Cider, also known as hard or fermented cider, is a simple beverage. Cider goes hand-in-hand with images of medieval Englishmen in a pub or colonial Pilgrims drinking from antique porcelain jugs, and is deemed one of humankind’s oldest libations, likely because of its ease of making. When an apple falls off a tree, it begins to rot and wild yeast feasts on its sugars and to create alcohol. Voilà! Hands-free cider, ready to drink.
Between the 1600s and 1800s, the British estate owner who made the best cider attracted the best workforce because a significant part of the workers’ wages was paid in cider. It’s a nice thought to savor nowadays, but an 1887 law called the Truck Amendment Act made it illegal to compensate workers in this manner.
What is Cider?
Cider, similar to wine, is simple. It consists primarily of fermentable juice from whole fruit and yeast. Unlike wine, it has similar alcohol levels to beer and can be flavored with other fruits, herbs, and spices. Cider is produced in a variety of sweetness levels from dry to sweet, with carbonation levels varying from still to sparkling.
Over the years, the category of cider has encompassed perry (fermented pear juice) and other subdivisions. For example, ice cider is cider in which juice is concentrated before fermentation to produce a more alcoholic and acidic cider. If cider is made with a particular region’s apples, such as New England apples, it’s called a New England cider.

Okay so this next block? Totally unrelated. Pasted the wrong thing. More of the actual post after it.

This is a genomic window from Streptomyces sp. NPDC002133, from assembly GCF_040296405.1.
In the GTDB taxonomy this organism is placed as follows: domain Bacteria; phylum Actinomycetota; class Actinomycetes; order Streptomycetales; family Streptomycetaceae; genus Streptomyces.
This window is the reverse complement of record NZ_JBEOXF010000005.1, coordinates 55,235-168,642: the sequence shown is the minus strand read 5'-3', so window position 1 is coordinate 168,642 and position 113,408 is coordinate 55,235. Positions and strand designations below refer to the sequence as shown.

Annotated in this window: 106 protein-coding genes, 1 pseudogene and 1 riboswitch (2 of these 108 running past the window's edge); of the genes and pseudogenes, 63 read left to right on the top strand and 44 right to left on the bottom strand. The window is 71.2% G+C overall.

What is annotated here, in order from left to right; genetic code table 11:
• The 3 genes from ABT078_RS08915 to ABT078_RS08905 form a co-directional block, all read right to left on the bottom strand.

Cider is produced in cideries, similar to breweries and meaderies, and is considered its own beverage category.
Cider has history. Although it’s not currently as popular as other alcoholic libations like wine and beer, it’s been around for quite some time. Many cultures in Europe—English, Spanish, French—have consumed cider, with each culture forming its own terroir.
The first recorded evidence of fermented cider is from around 55 BCE, when Romans marched into England and found locals fermenting the juice of apples into an alcoholic beverage. Which is, basically, the definition of cider: fermented juice of apples or pears.
In early America, cider was a popular drink because it was easier to make than beer and safer for colonists to drink than potentially contaminated water. It was also believed to be an aid to digestion and promote longevity. John Adams routinely drank a tankard of hard cider to start his day and lived to be 91. Just sayin’.
The apple juice is the raw material from which the cider is prepared. The quality of the cider depends on the quality of the juice: higher quality apples make higher quality cider.
Cider apples are completely different than those available at your local grocery store. Apples can be tart, tannic, or downright inedible. An apple that ruins grandma’s apple pie can provide the complexity and depth needed to make world class cider. While cider apples are categorized differently from region to region, that categorization is always based on a few key elements: sugar content, acidity, and tannin levels. Traditionally, cider apples are sour, bitter, astringent, and not suitable for snacking. But the same tannins that make an apple too sharp to eat make it well-suited for delicious cider.
Quality apple juice will have certain characteristics. It should have a high sugar concentration and be low in acidity. The higher sugar content is important because as yeast ferments sugar into alcohol, the overall balance of the cider will be very sharp and acidic if there isn’t enough residual sugar remaining.
Not all ciders are the same, as the cider greatly depends on the type of apples used. English ciders are made with bittersweet and bittersharp apple varieties, while New World ciders are made from table apples and wild/crab apples to create a lower tannin and higher acidic cider.